“Science is the endeavor of creating new knowledge... It’s like walking on the moon — going somewhere no one else has ever been before.”
Stroud™ Scientists at Work
From Dreams to Reality: Anthony Aufdenkampe Tackles Earth Sciences’ Technology Landscape
The Adventure Begins
There are those who dream and those who live the dream. Anthony Aufdenkampe is both. Whether he’s scaling an icy cliff, trotting the globe in pursuit of scientific discovery, or turning one-size-fits-few technology on its head, he doesn’t back down from a challenge. In fact, try telling him something is impossible, and you might just see a twinkle in his eye. For him, it’s an adventure, and his enthusiasm is contagious.
“Science is the endeavor of creating new knowledge. When you boil it down to that, it’s really exciting. It’s like walking on the moon — going somewhere no one else has ever been before,” he says.
Even as a child, he was drawn to the unknown and the outdoors. At the age of 8, he braved a transatlantic flight by himself en route to visit his grandparents, and growing up, he spent summers and weekends backpacking, canoeing, hiking, and camping with his family. Nature was his playground. As for his lasting love of rivers and oceans, those mysterious underwater worlds teeming with life, he credits first his boyhood hero. “I was really taken by Jacques Cousteau. I loved everything that had to do with oceans and water. I still do.”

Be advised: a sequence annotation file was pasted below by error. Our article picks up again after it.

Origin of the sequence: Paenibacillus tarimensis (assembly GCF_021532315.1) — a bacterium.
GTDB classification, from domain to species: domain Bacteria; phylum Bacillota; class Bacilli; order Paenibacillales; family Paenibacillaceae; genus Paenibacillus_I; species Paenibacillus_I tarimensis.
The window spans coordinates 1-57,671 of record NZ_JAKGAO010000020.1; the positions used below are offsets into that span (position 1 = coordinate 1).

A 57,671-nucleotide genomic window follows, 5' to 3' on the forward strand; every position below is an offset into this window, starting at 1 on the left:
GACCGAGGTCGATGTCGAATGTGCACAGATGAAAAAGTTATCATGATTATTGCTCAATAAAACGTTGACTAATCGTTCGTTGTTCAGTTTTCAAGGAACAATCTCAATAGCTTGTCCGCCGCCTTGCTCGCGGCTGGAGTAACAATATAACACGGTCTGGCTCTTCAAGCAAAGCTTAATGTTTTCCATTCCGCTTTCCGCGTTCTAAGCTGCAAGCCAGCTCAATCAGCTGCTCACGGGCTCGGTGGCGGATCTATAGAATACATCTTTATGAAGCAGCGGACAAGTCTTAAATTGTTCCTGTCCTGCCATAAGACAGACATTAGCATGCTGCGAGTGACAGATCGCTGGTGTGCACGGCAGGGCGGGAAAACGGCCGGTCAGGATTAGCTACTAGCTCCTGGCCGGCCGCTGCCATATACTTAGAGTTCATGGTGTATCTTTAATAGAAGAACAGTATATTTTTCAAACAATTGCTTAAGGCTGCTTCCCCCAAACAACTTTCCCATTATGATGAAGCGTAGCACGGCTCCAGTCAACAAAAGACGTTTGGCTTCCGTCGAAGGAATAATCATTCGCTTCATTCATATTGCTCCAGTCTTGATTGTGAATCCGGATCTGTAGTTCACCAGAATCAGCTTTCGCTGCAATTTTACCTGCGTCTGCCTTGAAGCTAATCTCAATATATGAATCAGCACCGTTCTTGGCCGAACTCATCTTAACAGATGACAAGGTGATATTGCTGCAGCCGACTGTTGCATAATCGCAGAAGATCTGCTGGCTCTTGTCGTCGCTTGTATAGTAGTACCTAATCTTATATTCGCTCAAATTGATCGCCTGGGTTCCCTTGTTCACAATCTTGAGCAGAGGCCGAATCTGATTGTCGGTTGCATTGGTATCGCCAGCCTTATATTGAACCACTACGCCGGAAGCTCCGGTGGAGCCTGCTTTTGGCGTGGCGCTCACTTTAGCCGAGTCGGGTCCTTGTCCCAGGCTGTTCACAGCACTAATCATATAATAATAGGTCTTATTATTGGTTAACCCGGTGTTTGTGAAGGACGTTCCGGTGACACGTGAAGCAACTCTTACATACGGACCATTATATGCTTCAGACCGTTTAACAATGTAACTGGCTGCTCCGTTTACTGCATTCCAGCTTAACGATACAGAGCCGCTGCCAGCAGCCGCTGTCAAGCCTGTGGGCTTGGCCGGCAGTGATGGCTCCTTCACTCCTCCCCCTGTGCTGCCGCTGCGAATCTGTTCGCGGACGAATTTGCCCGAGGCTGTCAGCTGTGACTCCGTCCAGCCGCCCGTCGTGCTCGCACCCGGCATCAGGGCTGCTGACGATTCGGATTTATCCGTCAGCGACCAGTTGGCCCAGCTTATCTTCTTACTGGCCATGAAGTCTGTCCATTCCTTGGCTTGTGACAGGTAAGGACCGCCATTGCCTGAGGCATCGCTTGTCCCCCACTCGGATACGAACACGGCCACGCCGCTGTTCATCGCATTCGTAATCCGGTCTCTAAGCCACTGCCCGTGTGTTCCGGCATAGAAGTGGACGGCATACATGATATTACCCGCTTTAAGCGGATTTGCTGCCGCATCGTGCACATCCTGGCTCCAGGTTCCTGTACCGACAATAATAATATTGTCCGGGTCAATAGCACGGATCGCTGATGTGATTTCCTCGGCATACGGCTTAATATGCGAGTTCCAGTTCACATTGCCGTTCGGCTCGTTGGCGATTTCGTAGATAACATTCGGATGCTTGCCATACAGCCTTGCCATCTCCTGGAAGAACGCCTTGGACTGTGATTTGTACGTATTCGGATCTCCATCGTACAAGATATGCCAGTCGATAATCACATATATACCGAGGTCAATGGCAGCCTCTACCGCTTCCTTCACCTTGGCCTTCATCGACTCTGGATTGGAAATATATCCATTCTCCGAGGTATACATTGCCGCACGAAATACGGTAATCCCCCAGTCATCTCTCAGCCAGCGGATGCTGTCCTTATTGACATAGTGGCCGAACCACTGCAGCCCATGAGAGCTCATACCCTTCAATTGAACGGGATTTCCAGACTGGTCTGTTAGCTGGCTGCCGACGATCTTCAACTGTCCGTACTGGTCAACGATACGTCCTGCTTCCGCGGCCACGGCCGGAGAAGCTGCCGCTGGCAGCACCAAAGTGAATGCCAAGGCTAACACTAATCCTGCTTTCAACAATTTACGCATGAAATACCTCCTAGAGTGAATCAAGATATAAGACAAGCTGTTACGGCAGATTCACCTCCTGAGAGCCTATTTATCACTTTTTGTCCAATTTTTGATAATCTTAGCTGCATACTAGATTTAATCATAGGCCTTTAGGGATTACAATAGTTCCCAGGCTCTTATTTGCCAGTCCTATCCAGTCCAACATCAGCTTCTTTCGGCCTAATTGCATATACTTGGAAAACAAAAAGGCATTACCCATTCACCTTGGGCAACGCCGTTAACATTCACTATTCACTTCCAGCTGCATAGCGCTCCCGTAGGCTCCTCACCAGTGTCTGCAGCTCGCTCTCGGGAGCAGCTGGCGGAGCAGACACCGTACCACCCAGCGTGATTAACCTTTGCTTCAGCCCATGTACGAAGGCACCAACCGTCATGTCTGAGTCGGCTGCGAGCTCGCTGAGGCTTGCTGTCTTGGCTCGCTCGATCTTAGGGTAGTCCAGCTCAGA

By the time he graduated from Dartmouth College, he had become an accomplished whitewater kayaker, even leading expeditionary trips all over the East Coast. Rivers became his second home. He found them beautiful, dangerous, and good for a sweet ride. He was hooked. But he also wanted to understand the flows of energy and nutrients that sustained them. That desire led him on an educational journey to study freshwater ecosystems in Bolivia’s Beni River, Peru’s Ucayali River, Papua New Guinea’s Fly River, Africa’s Congo River, and the world’s largest river — the Amazon.